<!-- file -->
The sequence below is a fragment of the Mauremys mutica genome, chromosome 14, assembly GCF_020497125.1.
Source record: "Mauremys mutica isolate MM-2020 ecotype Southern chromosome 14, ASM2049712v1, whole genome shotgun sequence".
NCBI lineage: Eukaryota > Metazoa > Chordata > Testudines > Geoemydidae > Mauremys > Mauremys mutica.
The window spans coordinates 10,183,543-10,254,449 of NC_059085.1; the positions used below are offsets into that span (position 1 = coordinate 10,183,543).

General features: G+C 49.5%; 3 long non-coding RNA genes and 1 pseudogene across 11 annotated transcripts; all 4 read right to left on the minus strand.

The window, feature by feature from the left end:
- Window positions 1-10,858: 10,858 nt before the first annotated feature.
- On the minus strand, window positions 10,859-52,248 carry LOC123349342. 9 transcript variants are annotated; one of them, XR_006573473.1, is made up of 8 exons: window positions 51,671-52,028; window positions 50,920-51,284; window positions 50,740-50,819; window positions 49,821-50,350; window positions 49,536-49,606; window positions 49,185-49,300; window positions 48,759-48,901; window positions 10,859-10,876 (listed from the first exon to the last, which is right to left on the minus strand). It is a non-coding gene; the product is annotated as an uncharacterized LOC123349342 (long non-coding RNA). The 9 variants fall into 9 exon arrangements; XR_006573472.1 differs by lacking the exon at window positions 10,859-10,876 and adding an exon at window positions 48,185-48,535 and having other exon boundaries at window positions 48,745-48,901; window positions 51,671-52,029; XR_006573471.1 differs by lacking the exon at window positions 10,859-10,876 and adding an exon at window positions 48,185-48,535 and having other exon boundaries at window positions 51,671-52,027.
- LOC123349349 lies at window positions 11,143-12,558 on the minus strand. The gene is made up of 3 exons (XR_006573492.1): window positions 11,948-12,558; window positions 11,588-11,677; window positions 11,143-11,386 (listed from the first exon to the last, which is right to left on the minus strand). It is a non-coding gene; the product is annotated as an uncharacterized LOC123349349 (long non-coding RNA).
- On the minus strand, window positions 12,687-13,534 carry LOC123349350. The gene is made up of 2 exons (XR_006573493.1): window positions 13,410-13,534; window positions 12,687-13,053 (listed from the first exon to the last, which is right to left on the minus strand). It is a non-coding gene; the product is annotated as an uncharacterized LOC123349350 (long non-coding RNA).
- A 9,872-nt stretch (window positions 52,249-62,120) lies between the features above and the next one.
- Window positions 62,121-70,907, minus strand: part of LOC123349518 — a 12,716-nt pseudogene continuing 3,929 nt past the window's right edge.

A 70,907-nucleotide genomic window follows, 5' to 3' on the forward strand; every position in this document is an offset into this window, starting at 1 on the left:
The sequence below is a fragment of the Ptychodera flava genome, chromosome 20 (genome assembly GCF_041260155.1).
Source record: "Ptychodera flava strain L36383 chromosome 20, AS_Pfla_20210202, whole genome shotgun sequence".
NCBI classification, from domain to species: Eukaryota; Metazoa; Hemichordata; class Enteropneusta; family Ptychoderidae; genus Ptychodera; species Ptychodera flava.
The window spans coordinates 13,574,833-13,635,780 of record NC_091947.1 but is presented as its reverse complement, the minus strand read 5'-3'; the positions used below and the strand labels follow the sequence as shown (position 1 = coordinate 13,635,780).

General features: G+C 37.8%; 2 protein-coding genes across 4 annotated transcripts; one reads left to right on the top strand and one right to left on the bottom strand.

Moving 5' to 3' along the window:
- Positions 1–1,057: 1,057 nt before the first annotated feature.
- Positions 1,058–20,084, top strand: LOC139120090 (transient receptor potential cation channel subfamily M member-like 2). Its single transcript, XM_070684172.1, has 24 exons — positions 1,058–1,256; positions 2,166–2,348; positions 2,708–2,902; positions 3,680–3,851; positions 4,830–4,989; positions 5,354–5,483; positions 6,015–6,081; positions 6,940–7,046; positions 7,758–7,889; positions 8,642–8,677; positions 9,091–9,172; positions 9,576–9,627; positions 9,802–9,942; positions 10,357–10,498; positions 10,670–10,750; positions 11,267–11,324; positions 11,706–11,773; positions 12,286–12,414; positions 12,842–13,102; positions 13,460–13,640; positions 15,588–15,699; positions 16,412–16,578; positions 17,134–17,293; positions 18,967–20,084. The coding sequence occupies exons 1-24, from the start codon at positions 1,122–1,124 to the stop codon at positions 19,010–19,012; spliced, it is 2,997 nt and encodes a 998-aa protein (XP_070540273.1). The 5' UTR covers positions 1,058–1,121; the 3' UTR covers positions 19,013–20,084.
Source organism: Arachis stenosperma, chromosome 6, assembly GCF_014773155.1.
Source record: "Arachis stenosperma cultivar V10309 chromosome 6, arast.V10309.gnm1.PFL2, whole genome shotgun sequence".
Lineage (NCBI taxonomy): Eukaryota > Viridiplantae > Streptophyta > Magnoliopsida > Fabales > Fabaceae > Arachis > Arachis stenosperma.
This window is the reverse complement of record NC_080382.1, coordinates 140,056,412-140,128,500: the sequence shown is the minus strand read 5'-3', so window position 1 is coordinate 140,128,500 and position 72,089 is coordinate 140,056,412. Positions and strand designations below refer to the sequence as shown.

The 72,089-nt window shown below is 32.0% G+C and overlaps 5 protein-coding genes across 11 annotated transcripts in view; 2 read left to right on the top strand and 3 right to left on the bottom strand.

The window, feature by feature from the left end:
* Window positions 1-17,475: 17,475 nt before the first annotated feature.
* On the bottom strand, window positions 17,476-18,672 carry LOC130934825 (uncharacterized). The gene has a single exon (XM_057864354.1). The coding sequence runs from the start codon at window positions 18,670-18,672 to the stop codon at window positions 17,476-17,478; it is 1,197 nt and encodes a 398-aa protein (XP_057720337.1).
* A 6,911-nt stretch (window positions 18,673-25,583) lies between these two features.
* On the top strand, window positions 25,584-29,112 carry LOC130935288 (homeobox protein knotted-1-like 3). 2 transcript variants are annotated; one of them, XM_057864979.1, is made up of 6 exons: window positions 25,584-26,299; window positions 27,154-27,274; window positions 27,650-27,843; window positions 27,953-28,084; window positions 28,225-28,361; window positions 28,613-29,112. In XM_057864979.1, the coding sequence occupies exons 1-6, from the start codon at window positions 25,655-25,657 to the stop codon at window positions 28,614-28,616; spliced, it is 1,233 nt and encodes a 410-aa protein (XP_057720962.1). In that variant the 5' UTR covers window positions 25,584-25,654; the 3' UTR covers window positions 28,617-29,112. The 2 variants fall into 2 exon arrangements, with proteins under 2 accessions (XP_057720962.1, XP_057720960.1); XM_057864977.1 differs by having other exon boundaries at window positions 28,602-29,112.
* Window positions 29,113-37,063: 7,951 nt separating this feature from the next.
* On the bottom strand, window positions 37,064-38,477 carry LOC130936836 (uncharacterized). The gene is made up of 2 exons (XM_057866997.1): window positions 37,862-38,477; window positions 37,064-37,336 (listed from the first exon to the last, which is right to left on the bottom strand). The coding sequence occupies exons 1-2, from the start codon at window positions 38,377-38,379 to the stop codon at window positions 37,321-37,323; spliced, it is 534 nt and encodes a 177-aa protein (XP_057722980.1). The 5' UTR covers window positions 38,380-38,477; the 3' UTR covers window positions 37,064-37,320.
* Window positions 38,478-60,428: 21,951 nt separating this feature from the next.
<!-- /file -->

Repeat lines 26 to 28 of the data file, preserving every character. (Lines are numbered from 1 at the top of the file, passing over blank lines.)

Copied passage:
The 72,089-nt window shown below is 32.0% G+C and overlaps 5 protein-coding genes across 11 annotated transcripts in view; 2 read left to right on the top strand and 3 right to left on the bottom strand.

The window, feature by feature from the left end:
* Window positions 1-17,475: 17,475 nt before the first annotated feature.